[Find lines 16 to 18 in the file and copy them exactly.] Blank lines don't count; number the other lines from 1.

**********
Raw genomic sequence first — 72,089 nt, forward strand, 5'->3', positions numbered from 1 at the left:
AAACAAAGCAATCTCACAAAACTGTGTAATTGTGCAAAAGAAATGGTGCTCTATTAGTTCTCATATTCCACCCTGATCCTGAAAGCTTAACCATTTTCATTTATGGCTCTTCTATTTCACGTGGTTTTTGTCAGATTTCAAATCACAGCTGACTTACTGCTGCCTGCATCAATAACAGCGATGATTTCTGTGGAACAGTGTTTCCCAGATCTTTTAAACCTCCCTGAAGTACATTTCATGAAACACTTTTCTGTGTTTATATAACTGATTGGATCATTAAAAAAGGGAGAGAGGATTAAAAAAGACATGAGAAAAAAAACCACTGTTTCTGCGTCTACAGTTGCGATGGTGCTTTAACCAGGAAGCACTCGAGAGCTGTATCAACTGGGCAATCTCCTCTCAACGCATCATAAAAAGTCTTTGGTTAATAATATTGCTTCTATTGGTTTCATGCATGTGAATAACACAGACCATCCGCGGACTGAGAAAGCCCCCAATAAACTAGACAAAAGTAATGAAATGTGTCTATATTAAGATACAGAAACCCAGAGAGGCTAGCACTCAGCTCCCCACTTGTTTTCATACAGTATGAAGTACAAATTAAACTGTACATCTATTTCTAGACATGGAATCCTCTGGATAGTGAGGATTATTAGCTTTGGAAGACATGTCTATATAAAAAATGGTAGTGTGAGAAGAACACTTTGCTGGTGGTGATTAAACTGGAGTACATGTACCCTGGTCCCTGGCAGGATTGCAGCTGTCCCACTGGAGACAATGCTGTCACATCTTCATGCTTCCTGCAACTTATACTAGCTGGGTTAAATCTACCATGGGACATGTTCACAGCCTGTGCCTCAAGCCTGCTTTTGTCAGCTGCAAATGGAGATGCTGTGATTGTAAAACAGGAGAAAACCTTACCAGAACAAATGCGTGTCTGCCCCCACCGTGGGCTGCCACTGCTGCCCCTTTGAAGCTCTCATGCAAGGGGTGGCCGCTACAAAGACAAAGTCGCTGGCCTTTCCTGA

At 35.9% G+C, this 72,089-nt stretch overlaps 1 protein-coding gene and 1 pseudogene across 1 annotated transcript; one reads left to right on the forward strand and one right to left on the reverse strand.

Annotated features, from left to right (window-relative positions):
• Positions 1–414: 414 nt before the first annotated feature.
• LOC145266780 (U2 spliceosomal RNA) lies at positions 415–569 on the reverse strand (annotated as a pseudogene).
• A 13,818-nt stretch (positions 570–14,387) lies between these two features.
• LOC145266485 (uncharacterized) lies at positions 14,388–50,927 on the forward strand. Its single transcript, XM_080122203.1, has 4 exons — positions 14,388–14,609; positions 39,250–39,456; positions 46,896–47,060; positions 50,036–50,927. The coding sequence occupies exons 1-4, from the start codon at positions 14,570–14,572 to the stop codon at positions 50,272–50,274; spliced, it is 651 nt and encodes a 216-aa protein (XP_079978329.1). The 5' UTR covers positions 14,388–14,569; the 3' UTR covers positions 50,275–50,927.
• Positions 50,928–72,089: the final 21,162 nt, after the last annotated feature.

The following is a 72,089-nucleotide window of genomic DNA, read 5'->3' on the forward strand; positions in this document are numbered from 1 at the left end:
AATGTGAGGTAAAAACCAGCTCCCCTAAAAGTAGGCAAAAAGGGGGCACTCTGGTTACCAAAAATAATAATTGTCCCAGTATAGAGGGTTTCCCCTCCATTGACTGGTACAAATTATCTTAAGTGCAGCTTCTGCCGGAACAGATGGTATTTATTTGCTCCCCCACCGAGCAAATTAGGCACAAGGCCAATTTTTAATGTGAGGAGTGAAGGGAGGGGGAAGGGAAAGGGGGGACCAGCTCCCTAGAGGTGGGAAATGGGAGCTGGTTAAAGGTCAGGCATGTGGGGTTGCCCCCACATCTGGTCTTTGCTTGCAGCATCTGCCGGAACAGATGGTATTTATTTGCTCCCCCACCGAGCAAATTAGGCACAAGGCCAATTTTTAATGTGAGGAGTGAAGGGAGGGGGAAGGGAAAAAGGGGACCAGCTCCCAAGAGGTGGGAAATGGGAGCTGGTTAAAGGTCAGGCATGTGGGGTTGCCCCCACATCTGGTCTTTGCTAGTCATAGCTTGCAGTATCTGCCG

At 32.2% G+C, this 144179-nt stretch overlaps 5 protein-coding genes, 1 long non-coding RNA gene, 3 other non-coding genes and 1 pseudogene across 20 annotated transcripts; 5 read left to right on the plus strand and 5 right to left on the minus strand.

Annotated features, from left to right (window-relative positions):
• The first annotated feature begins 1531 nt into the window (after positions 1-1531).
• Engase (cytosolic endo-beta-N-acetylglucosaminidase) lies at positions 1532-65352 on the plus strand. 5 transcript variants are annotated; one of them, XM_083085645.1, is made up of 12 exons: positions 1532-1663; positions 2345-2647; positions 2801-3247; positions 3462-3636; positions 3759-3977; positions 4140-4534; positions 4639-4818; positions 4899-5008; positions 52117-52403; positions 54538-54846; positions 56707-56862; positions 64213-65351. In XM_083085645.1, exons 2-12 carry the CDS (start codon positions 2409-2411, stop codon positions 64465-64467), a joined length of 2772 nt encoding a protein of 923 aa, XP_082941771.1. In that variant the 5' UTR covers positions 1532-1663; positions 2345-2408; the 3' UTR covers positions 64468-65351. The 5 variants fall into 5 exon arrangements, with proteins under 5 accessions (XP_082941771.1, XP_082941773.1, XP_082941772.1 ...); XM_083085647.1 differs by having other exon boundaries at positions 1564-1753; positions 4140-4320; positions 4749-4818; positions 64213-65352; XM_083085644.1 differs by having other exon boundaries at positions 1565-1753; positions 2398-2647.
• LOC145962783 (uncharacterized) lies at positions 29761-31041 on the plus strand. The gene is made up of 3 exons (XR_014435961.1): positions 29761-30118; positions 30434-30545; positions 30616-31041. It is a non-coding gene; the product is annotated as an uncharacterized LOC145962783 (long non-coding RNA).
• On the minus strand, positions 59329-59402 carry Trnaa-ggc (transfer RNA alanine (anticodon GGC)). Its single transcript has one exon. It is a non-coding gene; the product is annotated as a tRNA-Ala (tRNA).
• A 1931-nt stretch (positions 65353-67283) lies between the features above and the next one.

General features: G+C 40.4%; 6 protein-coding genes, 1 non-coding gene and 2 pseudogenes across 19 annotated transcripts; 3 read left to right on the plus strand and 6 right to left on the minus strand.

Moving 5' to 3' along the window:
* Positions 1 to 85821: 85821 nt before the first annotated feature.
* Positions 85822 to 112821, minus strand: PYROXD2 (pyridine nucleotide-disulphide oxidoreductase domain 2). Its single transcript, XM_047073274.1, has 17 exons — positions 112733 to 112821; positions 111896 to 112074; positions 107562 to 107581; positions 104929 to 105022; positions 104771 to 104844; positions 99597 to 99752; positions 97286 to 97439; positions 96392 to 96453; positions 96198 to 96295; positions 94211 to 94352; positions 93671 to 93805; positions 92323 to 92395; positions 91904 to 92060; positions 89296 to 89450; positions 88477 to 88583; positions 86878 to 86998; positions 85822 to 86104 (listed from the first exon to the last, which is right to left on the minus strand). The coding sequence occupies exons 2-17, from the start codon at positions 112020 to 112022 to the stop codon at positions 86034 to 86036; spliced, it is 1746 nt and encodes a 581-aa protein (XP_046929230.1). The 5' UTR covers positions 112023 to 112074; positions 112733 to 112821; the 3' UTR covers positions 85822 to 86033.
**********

• LOC145962783 (uncharacterized) lies at positions 29761-31041 on the plus strand. The gene is made up of 3 exons (XR_014435961.1): positions 29761-30118; positions 30434-30545; positions 30616-31041. It is a non-coding gene; the product is annotated as an uncharacterized LOC145962783 (long non-coding RNA).
• On the minus strand, positions 59329-59402 carry Trnaa-ggc (transfer RNA alanine (anticodon GGC)). Its single transcript has one exon. It is a non-coding gene; the product is annotated as a tRNA-Ala (tRNA).
• A 1931-nt stretch (positions 65353-67283) lies between the features above and the next one.